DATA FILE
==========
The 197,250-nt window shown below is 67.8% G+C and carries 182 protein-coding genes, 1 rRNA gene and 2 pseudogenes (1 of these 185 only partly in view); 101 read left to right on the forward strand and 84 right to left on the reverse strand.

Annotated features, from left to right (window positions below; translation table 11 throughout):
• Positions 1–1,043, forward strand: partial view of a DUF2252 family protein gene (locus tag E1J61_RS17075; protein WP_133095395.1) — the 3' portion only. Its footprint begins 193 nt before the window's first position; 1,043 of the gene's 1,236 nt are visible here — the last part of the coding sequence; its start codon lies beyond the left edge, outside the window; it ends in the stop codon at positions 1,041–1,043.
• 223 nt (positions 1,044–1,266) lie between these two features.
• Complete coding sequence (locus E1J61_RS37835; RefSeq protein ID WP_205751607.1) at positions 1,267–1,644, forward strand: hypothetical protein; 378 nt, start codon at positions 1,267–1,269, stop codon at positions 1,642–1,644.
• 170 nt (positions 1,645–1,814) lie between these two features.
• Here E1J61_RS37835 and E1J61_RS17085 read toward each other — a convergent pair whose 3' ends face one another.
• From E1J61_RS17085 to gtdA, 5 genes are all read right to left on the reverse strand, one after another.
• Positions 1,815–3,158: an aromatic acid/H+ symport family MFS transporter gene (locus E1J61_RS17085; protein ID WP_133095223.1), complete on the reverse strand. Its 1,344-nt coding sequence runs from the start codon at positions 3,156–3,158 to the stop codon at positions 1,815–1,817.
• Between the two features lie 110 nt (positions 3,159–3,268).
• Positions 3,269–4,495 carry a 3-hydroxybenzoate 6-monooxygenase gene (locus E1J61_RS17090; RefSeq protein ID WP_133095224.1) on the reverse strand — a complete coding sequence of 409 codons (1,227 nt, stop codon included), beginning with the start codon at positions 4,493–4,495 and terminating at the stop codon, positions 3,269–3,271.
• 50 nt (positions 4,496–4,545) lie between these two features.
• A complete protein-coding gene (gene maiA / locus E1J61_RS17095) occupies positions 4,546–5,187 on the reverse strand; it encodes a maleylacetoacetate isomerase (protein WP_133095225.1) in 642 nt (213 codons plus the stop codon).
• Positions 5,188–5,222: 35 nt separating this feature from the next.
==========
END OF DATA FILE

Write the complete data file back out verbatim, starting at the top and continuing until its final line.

The 197,250-nt window shown below is 67.8% G+C and carries 182 protein-coding genes, 1 rRNA gene and 2 pseudogenes (1 of these 185 only partly in view); 101 read left to right on the forward strand and 84 right to left on the reverse strand.

Annotated features, from left to right (window positions below; translation table 11 throughout):
• Positions 1–1,043, forward strand: partial view of a DUF2252 family protein gene (locus tag E1J61_RS17075; protein WP_133095395.1) — the 3' portion only. Its footprint begins 193 nt before the window's first position; 1,043 of the gene's 1,236 nt are visible here — the last part of the coding sequence; its start codon lies beyond the left edge, outside the window; it ends in the stop codon at positions 1,041–1,043.
• 223 nt (positions 1,044–1,266) lie between these two features.
• Complete coding sequence (locus E1J61_RS37835; RefSeq protein ID WP_205751607.1) at positions 1,267–1,644, forward strand: hypothetical protein; 378 nt, start codon at positions 1,267–1,269, stop codon at positions 1,642–1,644.
• 170 nt (positions 1,645–1,814) lie between these two features.
• Here E1J61_RS37835 and E1J61_RS17085 read toward each other — a convergent pair whose 3' ends face one another.
• From E1J61_RS17085 to gtdA, 5 genes are all read right to left on the reverse strand, one after another.
• Positions 1,815–3,158: an aromatic acid/H+ symport family MFS transporter gene (locus E1J61_RS17085; protein ID WP_133095223.1), complete on the reverse strand. Its 1,344-nt coding sequence runs from the start codon at positions 3,156–3,158 to the stop codon at positions 1,815–1,817.
• Between the two features lie 110 nt (positions 3,159–3,268).
• Positions 3,269–4,495 carry a 3-hydroxybenzoate 6-monooxygenase gene (locus E1J61_RS17090; RefSeq protein ID WP_133095224.1) on the reverse strand — a complete coding sequence of 409 codons (1,227 nt, stop codon included), beginning with the start codon at positions 4,493–4,495 and terminating at the stop codon, positions 3,269–3,271.
• 50 nt (positions 4,496–4,545) lie between these two features.
• A complete protein-coding gene (gene maiA / locus E1J61_RS17095) occupies positions 4,546–5,187 on the reverse strand; it encodes a maleylacetoacetate isomerase (protein WP_133095225.1) in 642 nt (213 codons plus the stop codon).
• Positions 5,188–5,222: 35 nt separating this feature from the next.